Family, Friends of Astronomy celebrate Yervant Terzian

Yervant Terzian, right, thanks Charles Mund Jr. '81
Robert Barker/University Photography
Yervant Terzian, right, thanks Charles Mund Jr. '81 for endowing a lectureship series named for Terzian, in honor of his 70th birthday.

From faculty members and former students to astronomy-enthusiast friends, Yervant Terzian's Cornell family gathered in Ithaca Oct. 9-11 to celebrate his 70th birthday.

Throughout the weekend, the David C. Duncan Professor in the Physical Sciences and long-serving chairman of Cornell's Department of Astronomy (1979-99) was the recipient of emotional tributes, reminiscences and, of course, gifts. One surprise gift was the announcement of a $100,000 endowment for a lectureship series named in Terzian's honor.

The three-day affair was as much a toast to Terzian as it was a love song to science, with close to a dozen speakers giving short talks on such topics as black holes, solar eclipses and dark matter. Featured speakers were Jim Bell, Cornell professor of astronomy and leader of the Mars Exploration Rover Pancam team, who spoke on going "back to the moon," and Shri Kulkarni, A.D. White Professor at Large and the MacArthur Professor of Astronomy and Planetary Science at the California Institute of Technology, who talked about the future of astronomical research and discovery.

Yervant Terzian honored with endowment

An endowment of $100,000 given by Charles Mund Jr. '81 to establish the Yervant Terzian lectureship series was announced during Terzian's 70th birthday party, Oct. 9-11.

Mund attended the celebration with his parents, Charles '51 and Carol Mund '52, who were key contributors to an undergraduate scholarship fund endowed 10 years ago by the Friends of Astronomy for Terzian's 60th birthday.

Mund talked about his passion for science that emerged through the "trial-and-error process of growing up."

"It's a passion not just for the satisfactions of science, but the inherent justice of a self-correcting system that obliges us to find the truth," he said.

Of Terzian, he said: "Yervant, in his humble and engaging way, has nurtured reason wherever he has encountered it."

The celebration was hosted by the Friends of Astronomy, a group of Cornell alumni and friends linked by a passion for astronomy and who, over the years, have raised funds for research awards, equipment and other needs of the department. Terzian, along with friend and trustee emeritus Bob Cowie '55, started the group in the early 1990s.

A highlight of Saturday's events was the screening of a 33-minute video produced by Friends of Astronomy members Phil ('62, B.Arch. '64) and Maddy ('65) Handler that traced Terzian's scientific and personal life.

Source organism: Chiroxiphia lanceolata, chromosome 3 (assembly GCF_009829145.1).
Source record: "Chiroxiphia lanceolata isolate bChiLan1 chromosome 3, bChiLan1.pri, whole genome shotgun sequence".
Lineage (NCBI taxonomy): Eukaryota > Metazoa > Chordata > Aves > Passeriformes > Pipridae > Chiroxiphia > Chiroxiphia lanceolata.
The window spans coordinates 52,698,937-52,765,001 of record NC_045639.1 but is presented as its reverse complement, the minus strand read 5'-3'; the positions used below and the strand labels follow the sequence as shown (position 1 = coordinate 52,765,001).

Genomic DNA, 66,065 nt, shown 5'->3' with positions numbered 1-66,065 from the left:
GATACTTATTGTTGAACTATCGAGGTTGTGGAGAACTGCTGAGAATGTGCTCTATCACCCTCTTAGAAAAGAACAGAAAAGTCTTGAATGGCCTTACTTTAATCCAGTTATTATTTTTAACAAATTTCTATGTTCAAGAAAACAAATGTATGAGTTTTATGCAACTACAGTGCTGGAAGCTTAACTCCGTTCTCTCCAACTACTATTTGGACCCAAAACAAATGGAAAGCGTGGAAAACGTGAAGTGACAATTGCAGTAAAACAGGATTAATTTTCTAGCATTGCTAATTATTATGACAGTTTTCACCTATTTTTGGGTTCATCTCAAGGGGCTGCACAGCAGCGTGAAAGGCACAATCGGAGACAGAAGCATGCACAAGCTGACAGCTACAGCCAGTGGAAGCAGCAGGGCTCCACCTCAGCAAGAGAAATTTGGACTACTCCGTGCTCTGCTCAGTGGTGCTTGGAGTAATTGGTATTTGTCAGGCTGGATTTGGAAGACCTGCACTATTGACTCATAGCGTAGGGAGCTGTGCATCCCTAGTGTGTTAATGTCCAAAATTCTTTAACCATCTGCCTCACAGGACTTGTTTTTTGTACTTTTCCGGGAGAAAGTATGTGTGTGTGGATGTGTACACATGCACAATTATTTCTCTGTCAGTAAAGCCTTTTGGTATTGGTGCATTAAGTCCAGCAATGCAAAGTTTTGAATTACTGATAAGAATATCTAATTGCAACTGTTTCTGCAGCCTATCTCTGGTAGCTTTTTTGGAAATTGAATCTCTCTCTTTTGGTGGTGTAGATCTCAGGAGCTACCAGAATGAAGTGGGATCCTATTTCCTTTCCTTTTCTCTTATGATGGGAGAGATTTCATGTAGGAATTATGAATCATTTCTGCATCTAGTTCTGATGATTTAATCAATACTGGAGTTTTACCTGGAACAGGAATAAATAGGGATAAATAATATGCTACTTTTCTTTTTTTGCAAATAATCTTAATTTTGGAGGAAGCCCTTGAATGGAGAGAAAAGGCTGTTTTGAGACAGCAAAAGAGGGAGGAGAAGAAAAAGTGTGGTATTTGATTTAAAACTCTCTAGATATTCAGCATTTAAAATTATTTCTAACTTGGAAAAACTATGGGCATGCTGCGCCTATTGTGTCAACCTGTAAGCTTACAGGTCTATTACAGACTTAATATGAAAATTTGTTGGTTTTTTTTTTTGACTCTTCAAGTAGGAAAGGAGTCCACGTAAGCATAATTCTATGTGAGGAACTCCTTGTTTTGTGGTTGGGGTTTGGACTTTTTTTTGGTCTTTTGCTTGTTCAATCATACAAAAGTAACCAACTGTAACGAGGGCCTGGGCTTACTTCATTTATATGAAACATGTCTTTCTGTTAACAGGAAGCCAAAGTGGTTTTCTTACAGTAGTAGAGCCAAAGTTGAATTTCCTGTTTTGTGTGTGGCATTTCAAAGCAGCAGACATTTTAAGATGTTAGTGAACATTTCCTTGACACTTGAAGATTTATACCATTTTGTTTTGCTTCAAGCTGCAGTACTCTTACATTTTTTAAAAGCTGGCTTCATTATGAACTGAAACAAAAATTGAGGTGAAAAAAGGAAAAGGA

The professional video-production team strung together historic photos and footage relevant to Terzian's long career, including some of his late colleagues Carl Sagan, Tommy Gold and Ed Salpeter. The Handlers' interview subjects, besides Terzian, included: Mal Nesheim, provost emeritus; Elizabeth Bilson, former department administrative director; Frank H.T. Rhodes, president emeritus; and Saul Teukolsky, the Hans Bethe Professor of Physics.

"Throughout the decades at Cornell, it has been a journey of happiness, discovery, science and education," Terzian said in the video.

Threaded through the weekend were themes of Terzian's dedication to his students, intense thirst for scientific knowledge, dogged advocacy for the needs of the department and through it all, finding the time to help individuals, whether children or adults.

Not to be forgotten was Terzian's prestige in the world of astronomy, as well as his involvement with his roots in both Armenia and Greece. Representatives from both places attended the celebration and gave remarks.

A string of spoken tributes, as well as the showing of photos from the proverbial vault, took the celebration deep into Saturday evening. Cornell professor of astronomy Don Campbell described a 45-year friendship, beginning in 1965 as Terzian's roommate when they were both freshly minted with their degrees and working at the then-new Arecibo Observatory.

Bruce Balick, Ph.D. '71, studied under Terzian and is an astronomy professor at the University of Washington. He recalled becoming chairman of his own department in 2001 and calling Terzian for advice.

"The idea of herding cats for 20 years -- it's almost unthinkable," Balick recalled saying. To which Terzian replied:

"If the cats don't move where you want them, you move the bowl."